Kolkata, May 14 (IANS) At least six people were killed on Monday in West Bengal as violence and clashes between supporters of different parties in several districts marred voting for the rural bodies.
“We have, so far, received telephonic complaints of six deaths. We are awaiting written confirmation,” said State Election Commission Secretary Nilanjan Shandilya, who put the polling percentage till 1 p.m. at over 41 per cent.
A youth was beaten to death as he tried to enter a polling premises in Nadia district while a Trinamool Congress activist was shot dead in South 24 Parganas district’s Kultali, police said.
The Communist Party of India-Marxist claimed one of their activists was killed in bomb attacks in North 24 Parganas district’s Amdanga.
Two deaths were reported from Murshidabad district, and another from Nadia.
“Three youths were beaten up by locals in Nadia district’s Shantipur area on Monday morning. Police rescued and got them admitted to a local hospital. One of them, Sanjit Pramanik, succumbed to his injuries,” Nadia district Superintendent of Police Santosh Pandey told IANS.
“Trinamool Congress worker Arif Ali Gazi was shot in the chest while coming out of a polling booth. He died in a hospital,” an officer from Kultali police station said.
Though CPI-M’s North 24 Parganas leaders claimed their party activist died in Amdanga after he was attacked with crude bombs, there was no police confirmation.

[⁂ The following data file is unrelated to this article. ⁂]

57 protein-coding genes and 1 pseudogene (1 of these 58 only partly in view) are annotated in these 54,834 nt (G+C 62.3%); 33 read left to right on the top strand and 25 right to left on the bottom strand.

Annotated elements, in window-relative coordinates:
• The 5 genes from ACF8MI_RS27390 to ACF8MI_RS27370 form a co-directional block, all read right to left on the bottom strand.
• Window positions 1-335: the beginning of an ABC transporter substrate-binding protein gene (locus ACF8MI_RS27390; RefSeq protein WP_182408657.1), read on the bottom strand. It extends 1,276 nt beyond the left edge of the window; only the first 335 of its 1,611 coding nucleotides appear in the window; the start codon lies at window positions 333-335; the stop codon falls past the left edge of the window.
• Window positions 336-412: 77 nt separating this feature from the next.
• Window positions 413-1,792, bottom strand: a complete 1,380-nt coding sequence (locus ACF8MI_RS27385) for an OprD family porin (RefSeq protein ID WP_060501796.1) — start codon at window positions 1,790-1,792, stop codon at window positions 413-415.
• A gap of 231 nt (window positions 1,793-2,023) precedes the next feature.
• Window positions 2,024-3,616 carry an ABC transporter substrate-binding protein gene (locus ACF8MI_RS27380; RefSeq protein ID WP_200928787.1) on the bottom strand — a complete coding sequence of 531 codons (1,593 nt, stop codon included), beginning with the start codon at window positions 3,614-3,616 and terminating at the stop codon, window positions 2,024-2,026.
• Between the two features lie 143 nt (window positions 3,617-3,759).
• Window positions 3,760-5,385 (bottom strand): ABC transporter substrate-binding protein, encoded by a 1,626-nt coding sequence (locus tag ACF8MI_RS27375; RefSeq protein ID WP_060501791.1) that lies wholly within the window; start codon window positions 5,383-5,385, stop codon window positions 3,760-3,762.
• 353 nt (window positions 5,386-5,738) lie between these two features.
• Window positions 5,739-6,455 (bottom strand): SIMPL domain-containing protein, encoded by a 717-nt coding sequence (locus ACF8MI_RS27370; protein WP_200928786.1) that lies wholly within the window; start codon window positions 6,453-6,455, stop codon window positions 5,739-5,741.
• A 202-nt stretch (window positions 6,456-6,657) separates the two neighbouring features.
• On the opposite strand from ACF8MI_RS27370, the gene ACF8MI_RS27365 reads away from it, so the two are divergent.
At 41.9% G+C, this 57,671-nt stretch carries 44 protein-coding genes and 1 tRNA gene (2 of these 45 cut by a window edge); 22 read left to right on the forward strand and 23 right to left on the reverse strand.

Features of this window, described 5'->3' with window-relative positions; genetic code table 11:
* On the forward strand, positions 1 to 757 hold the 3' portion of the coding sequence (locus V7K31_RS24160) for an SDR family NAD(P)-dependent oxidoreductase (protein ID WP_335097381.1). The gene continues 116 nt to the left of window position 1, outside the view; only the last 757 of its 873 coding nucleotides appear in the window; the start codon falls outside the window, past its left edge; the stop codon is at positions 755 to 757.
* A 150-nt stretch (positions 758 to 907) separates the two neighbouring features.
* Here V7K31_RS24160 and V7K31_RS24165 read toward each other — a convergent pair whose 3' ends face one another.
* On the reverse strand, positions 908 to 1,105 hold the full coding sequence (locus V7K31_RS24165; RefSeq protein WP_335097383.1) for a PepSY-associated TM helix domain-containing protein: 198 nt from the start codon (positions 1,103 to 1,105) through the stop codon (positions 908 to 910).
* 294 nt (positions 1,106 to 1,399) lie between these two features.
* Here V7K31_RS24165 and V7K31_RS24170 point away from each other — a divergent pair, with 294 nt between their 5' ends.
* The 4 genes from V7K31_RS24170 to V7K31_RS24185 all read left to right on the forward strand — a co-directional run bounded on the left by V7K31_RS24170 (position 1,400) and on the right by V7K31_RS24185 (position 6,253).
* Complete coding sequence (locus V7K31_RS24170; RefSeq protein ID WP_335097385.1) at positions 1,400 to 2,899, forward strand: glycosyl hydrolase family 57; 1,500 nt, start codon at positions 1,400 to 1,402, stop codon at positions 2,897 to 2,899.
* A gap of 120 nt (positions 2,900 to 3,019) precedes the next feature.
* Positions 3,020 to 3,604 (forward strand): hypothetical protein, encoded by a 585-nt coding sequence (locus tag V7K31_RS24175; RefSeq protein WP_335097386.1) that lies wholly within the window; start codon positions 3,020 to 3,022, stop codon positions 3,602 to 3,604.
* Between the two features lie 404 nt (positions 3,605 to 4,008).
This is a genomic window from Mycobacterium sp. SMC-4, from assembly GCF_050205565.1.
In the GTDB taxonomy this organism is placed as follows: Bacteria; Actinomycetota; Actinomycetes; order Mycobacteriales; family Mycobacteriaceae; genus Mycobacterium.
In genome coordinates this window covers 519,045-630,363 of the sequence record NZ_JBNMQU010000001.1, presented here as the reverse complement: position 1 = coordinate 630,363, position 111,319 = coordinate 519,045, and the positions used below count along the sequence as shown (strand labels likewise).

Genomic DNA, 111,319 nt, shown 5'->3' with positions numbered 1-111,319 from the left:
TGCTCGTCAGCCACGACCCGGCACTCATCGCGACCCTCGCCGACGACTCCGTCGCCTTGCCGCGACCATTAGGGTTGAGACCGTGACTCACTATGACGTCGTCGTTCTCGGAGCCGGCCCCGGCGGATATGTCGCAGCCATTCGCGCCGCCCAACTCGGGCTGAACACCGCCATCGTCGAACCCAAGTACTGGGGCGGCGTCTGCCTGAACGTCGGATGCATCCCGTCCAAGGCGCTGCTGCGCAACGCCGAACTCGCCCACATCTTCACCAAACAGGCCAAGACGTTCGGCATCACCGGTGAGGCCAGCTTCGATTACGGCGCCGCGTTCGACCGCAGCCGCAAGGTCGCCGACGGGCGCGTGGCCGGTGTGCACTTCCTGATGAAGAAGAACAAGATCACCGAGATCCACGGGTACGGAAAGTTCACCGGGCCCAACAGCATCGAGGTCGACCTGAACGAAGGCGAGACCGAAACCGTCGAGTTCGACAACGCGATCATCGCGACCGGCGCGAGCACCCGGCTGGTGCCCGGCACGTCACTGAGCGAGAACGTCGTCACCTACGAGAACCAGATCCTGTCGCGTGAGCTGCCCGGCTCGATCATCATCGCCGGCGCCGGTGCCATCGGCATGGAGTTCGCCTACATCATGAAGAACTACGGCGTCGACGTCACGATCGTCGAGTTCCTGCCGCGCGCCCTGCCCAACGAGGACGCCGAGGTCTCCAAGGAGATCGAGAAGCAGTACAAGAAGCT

“We have heard of the incident but it is not confirmed yet. We are going to the spot,” an officer from Amdanga police station said.
The polling for electing 38,616 representatives in three tiers of the Panchayati Raj institutions started at 7 a.m. and will continue till 5 p.m.
As the day progressed, reports of clashes, booth capturing, vandalising of ballot boxes and rigging were received from pockets of South and North 24 Parganas, North Dinajpur, Nadia, West Midnapore and Cooch Behar districts.
In South 24 Parganas’ Bhangar, the ‘Jomi, Jibika, Bastutantra O Poribesh Raksha Committee’ (Committee for protecting land, livelihood, ecology and environment), which is spearheading an anti-power grid movement in the area, accused armed miscreants of the Trinamool Congress of kidnapping their Panchayat Samiti candidate Sariful Mullick and terrorising voters.
The committee alleged that their candidate Entazul Khan was severely injured in an attack by Trinamool Congress-backed miscreants and was taken to Kolkata’s RG Kar Hospital.
Clashes were also reported in the district’s Namkhana and several other areas.
In north Bengal’s Cooch Behar, Minister Rabindranath Ghosh was accused of slapping a Bharatiya Janata Party polling agent and forcing him out of the polling premises, following which the SEC sought a report from the district administration.
The Minister, however, denied all allegations.
Violence also took place in East Midnapore district’s Panskura and West Midnapore district’s Keshpur where gun-toting miscreants gathered outside the polling stations and beat up voters.
Several attempts to rig the election process were also reported across the state as miscreants poured water into ballot boxes or set them on fire.
Initially, voting for the rural bodies was to be held on May 1, 3 and 5 but as the nomination process started in April, it was rescheduled to May 14 by the SEC following a Calcutta High Court order to extend the nomination deadline and announce a fresh polling date.
Statistics reveal that of the total 58,692 seats in the three tiers of the rural local bodies, 20,076 seats, or 34.2 per cent, have been decided uncontested, with the Trinamool bagging a whopping proportion of these seats.
These include 16,814 of the total 48,650 gram panchayats seats, 3,059 of the 9,217 panchayat samiti seats and 203 of the 825 zila parishad seats.
The Supreme Court has now asked the SEC not to issue winning certificates in these seats.